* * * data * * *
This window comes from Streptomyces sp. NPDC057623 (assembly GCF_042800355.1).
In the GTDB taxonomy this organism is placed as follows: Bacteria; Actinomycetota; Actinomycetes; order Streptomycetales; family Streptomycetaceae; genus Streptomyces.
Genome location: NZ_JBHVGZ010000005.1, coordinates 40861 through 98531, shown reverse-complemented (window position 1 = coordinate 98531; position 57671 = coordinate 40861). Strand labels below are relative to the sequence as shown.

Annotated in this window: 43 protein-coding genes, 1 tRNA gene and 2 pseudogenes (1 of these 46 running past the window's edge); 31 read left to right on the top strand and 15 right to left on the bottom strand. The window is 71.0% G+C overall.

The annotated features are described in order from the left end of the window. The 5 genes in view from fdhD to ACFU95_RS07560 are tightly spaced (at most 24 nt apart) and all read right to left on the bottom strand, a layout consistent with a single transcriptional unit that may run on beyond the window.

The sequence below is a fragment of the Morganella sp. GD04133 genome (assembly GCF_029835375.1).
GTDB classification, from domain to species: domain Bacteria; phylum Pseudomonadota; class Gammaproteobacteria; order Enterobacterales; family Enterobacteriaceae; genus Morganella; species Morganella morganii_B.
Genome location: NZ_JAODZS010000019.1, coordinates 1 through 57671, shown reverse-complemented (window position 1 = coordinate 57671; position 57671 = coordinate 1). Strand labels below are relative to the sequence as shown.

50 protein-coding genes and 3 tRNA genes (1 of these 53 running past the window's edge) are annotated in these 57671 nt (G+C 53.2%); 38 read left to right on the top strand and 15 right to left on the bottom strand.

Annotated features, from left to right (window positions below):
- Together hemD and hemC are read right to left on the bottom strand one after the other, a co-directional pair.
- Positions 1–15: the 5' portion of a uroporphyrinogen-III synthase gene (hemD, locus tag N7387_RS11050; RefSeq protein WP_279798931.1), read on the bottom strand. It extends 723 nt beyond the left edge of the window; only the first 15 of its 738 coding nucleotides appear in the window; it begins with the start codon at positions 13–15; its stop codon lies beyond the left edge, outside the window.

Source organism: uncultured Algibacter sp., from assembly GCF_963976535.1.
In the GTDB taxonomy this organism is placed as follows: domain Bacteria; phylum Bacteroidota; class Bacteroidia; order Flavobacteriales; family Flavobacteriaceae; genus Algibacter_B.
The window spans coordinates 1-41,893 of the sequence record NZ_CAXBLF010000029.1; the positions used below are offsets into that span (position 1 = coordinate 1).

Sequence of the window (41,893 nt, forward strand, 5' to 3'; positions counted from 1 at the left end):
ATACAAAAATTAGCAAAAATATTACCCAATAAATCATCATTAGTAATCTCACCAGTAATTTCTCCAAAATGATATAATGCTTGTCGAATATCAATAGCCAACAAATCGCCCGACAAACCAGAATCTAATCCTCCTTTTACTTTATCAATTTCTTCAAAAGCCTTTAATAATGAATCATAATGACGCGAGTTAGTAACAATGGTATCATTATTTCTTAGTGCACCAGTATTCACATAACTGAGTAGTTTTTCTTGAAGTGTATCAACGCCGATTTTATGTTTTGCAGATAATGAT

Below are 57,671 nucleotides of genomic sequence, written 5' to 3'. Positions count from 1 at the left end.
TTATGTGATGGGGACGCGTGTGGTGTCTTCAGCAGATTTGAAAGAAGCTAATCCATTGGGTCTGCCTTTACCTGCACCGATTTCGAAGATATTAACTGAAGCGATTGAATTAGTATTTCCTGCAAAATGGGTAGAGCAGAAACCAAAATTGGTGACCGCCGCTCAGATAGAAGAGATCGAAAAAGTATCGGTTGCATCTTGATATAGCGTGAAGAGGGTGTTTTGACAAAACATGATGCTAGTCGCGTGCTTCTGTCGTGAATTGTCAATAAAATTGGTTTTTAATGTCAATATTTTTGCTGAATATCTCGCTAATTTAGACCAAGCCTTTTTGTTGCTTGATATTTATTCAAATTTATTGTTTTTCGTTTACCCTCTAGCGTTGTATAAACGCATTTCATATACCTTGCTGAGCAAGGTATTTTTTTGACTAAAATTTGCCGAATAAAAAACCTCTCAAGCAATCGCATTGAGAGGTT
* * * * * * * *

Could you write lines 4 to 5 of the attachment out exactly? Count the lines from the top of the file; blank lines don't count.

Annotated in this window: 43 protein-coding genes, 1 tRNA gene and 2 pseudogenes (1 of these 46 running past the window's edge); 31 read left to right on the top strand and 15 right to left on the bottom strand. The window is 71.0% G+C overall.

The annotated features are described in order from the left end of the window. The 5 genes in view from fdhD to ACFU95_RS07560 are tightly spaced (at most 24 nt apart) and all read right to left on the bottom strand, a layout consistent with a single transcriptional unit that may run on beyond the window.